(Natural News) Get your pens out, ladies and gents — we’re describing the three most common prescription drugs that increase the likelihood of memory loss.
Memory loss, which is often interpreted as one of the early signs of Alzheimer’s, can actually be a side effect of standard prescription drugs. Worse, most people remain unaware of these risks and assume that their inconceivable forgetfulness is a symptom of ageing.
Dr. Armon Neel, a geriatric pharmacist with the AARP, disagrees, “scientists now know that memory loss as you get older is by no means inevitable [emphasis added]. Indeed, the brain can grow new brain cells and reshape their connections throughout life.”
So if you find yourself suddenly forgetting things you normally wouldn’t, one of these prescribed drugs may be the culprit.
Otherwise known as the “anti” drugs, these include medicines like antihistamines, antipsychotics, antibiotics, and antihypertensives. These “anti” drugs affect the levels of acetylcholine, a primary neurotransmitter associated with memory and learning. Neurologists have found that people with low levels of acetylcholine have difficulties concentrating or finding the correct word. In fact, deficiencies in this neurotransmitter are often linked to dementia and Alzheimer’s and the medications for these disorders “work” by preventing the breakdown of acetylcholine in the brain.
What your doctor won’t tell you though is that the side effects of anticholinergic drugs are more severe among seniors. This is due to the natural reduction of the neurotransmitter as we age. Seniors who take anticholinergic drugs increase their risk of developing dementia by around 30 percent, according to conservative estimates.
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Many people who take prescription sleeping pills often report having episodes of memory loss. One of the more controversial examples of this is known as “Ambien amnesia” or “Ambien blackout,” so-called after patients who, after taking the popular sleeping pill, Ambien, said that they have performed certain behavior in their sleep with no recollection of it the following day. (Related: Ambien sleeping pills linked to bizarre sleep walking behavior, including unconscious driving of vehicles and wild hallucinations.)
EEG scans of patients who take sleeping pills have shown that their brainwave patterns are indeed different compared to normal people — with their tests showing that their brain was working as if they were unconscious, drunk, or in a coma but not as if they were actually asleep.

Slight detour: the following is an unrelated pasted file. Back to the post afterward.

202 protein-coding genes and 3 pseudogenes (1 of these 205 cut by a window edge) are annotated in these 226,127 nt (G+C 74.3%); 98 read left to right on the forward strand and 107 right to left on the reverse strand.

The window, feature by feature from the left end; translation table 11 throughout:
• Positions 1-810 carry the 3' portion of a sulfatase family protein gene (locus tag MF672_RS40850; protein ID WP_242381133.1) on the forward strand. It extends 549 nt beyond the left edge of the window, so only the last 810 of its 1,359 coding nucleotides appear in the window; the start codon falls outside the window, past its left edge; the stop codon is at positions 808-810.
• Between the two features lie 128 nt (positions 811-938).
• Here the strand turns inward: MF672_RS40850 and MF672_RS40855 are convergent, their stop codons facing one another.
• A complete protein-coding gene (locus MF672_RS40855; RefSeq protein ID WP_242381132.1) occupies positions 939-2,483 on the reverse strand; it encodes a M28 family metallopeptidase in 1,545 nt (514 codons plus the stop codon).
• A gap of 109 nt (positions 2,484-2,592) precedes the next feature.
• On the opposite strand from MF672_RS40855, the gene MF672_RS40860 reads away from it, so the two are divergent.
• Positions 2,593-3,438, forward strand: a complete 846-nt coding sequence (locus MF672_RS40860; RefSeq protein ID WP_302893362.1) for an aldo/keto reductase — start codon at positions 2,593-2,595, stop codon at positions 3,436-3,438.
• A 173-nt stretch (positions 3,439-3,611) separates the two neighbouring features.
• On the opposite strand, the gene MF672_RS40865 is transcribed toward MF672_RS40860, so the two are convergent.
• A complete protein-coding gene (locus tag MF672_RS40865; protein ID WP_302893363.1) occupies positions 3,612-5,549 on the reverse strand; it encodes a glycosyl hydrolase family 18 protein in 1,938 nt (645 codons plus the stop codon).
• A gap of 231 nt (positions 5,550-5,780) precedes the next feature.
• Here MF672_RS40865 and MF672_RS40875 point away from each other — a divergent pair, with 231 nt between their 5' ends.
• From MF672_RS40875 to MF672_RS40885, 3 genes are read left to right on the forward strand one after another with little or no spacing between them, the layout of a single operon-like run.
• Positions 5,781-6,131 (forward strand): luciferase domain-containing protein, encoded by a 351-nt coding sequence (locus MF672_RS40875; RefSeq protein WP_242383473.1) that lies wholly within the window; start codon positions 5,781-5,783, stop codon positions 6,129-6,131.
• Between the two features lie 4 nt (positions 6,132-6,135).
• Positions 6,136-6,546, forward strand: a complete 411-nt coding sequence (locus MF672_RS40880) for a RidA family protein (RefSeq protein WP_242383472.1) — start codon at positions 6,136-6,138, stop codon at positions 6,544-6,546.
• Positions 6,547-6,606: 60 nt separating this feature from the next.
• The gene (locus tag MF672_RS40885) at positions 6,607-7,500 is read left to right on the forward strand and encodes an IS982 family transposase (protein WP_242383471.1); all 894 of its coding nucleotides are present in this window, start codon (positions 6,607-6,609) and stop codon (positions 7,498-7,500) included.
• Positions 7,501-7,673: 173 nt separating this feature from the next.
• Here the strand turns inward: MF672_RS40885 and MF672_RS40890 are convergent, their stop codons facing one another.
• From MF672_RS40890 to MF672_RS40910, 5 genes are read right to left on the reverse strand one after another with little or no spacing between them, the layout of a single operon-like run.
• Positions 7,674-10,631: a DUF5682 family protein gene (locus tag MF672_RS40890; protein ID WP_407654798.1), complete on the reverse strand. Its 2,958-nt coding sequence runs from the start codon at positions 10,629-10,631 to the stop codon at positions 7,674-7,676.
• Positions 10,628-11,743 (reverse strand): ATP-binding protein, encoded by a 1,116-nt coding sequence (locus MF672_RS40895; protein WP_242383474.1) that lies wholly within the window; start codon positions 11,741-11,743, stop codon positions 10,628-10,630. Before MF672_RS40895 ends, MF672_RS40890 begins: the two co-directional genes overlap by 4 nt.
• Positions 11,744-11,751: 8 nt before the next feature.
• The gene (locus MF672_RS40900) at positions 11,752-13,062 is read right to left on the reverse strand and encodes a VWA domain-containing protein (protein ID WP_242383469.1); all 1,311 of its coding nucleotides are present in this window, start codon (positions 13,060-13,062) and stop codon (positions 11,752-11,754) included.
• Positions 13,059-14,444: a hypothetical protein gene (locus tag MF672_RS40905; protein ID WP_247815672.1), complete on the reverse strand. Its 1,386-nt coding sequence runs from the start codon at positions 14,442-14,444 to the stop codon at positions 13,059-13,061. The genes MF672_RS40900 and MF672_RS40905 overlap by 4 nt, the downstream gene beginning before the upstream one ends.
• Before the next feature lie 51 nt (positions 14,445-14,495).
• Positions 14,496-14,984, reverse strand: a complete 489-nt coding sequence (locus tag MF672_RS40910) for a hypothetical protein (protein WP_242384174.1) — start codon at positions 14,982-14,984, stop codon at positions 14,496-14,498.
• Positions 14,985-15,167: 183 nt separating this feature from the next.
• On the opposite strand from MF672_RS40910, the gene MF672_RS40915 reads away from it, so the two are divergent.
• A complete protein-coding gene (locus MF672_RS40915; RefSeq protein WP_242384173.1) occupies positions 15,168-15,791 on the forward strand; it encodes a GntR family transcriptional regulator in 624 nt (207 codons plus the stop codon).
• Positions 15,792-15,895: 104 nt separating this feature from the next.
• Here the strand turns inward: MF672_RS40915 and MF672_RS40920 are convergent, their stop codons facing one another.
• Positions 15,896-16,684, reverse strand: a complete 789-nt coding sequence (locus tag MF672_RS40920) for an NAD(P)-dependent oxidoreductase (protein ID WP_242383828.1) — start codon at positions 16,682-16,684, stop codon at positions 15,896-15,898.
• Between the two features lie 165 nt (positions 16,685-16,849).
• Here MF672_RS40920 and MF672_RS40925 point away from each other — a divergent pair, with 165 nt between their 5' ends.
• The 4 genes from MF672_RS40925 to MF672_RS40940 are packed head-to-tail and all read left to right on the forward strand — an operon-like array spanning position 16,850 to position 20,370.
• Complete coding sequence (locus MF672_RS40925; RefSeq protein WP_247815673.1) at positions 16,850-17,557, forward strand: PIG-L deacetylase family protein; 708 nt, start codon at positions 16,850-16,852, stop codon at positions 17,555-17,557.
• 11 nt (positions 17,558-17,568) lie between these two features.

Statin cholesterol-lowering drugs increases the risk of memory loss by almost 400 percent. The same mechanisms that supposedly help your heart damage your brain. This is because one-quarter of your brain is composed of cholesterol. This very same cholesterol is needed for the production of various neurotransmitters, not the least of which are those needed for memory and learning.
The bottom line
Be proactive when you speak with your doctor. If you believe that your prescriptions are causing your memory loss, tell them immediately.
At the same time, you can give your brain the healthiest possible environment by supplementing with some natural alternatives that boost brain health. These include:
- Gotu kola — This is normally given as a tonic and is extremely popular among traditional healers as one of the best brain boosters. The herb enhances blood circulation and supports memory function.
- Ashwagandha — A factor in memory loss is stress. People who are overly stressed find themselves not remembering things correctly or at all. Ashwagandha prevents the deterioration of brain cells by helping you cope with stress naturally.
- Bacopa — This is an Ayurvedic herb that is repeatedly hailed as an overall brain-boosting aid. Naturopaths say that the herb enhances memory, reduces stress, and improves mental function.
- Ginseng — No brain-boosting list would be complete without mentioning ginseng. The herb is famous for improving all-around mental function. It is also a known adaptogen, meaning that it helps boost your immune system.
Are you taking good care of your brain? Read more articles related to neurocognitive health at Brain.news.